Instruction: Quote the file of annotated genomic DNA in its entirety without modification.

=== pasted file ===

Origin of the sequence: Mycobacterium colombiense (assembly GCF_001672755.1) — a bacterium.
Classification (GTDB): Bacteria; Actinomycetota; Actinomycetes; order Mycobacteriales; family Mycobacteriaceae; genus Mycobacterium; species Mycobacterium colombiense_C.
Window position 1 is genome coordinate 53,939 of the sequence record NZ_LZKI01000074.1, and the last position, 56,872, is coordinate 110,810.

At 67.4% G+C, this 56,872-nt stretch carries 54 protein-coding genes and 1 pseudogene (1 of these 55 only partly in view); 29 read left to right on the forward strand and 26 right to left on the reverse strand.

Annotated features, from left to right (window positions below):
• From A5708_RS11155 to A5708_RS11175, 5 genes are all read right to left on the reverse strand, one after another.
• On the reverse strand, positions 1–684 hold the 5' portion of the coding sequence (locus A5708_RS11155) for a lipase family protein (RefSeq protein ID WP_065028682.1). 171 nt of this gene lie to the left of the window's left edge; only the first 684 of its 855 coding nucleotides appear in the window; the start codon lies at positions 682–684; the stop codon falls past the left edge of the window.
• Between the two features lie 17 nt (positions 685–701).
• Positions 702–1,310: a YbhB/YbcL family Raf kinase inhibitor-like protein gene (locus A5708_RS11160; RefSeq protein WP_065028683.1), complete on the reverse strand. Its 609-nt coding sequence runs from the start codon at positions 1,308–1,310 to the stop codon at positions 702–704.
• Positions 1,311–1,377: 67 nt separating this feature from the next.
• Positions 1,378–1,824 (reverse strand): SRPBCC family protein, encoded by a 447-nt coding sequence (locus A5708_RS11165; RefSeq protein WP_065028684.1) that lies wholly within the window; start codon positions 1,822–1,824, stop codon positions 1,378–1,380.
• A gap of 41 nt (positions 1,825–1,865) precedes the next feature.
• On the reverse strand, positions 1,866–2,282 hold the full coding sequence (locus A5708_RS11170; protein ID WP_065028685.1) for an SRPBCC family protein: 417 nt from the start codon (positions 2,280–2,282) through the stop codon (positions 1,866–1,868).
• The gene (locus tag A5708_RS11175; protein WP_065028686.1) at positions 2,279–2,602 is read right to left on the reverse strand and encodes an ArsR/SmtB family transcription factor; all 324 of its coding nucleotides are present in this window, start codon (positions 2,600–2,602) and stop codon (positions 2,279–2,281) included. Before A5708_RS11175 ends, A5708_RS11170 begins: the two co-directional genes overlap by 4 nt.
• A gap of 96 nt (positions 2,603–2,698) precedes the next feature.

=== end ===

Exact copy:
Origin of the sequence: Mycobacterium colombiense (assembly GCF_001672755.1) — a bacterium.
Classification (GTDB): Bacteria; Actinomycetota; Actinomycetes; order Mycobacteriales; family Mycobacteriaceae; genus Mycobacterium; species Mycobacterium colombiense_C.
Window position 1 is genome coordinate 53,939 of the sequence record NZ_LZKI01000074.1, and the last position, 56,872, is coordinate 110,810.

At 67.4% G+C, this 56,872-nt stretch carries 54 protein-coding genes and 1 pseudogene (1 of these 55 only partly in view); 29 read left to right on the forward strand and 26 right to left on the reverse strand.

Annotated features, from left to right (window positions below):
• From A5708_RS11155 to A5708_RS11175, 5 genes are all read right to left on the reverse strand, one after another.
• On the reverse strand, positions 1–684 hold the 5' portion of the coding sequence (locus A5708_RS11155) for a lipase family protein (RefSeq protein ID WP_065028682.1). 171 nt of this gene lie to the left of the window's left edge; only the first 684 of its 855 coding nucleotides appear in the window; the start codon lies at positions 682–684; the stop codon falls past the left edge of the window.
• Between the two features lie 17 nt (positions 685–701).
• Positions 702–1,310: a YbhB/YbcL family Raf kinase inhibitor-like protein gene (locus A5708_RS11160; RefSeq protein WP_065028683.1), complete on the reverse strand. Its 609-nt coding sequence runs from the start codon at positions 1,308–1,310 to the stop codon at positions 702–704.
• Positions 1,311–1,377: 67 nt separating this feature from the next.
• Positions 1,378–1,824 (reverse strand): SRPBCC family protein, encoded by a 447-nt coding sequence (locus A5708_RS11165; RefSeq protein WP_065028684.1) that lies wholly within the window; start codon positions 1,822–1,824, stop codon positions 1,378–1,380.
• A gap of 41 nt (positions 1,825–1,865) precedes the next feature.
• On the reverse strand, positions 1,866–2,282 hold the full coding sequence (locus A5708_RS11170; protein ID WP_065028685.1) for an SRPBCC family protein: 417 nt from the start codon (positions 2,280–2,282) through the stop codon (positions 1,866–1,868).
• The gene (locus tag A5708_RS11175; protein WP_065028686.1) at positions 2,279–2,602 is read right to left on the reverse strand and encodes an ArsR/SmtB family transcription factor; all 324 of its coding nucleotides are present in this window, start codon (positions 2,600–2,602) and stop codon (positions 2,279–2,281) included. Before A5708_RS11175 ends, A5708_RS11170 begins: the two co-directional genes overlap by 4 nt.
• A gap of 96 nt (positions 2,603–2,698) precedes the next feature.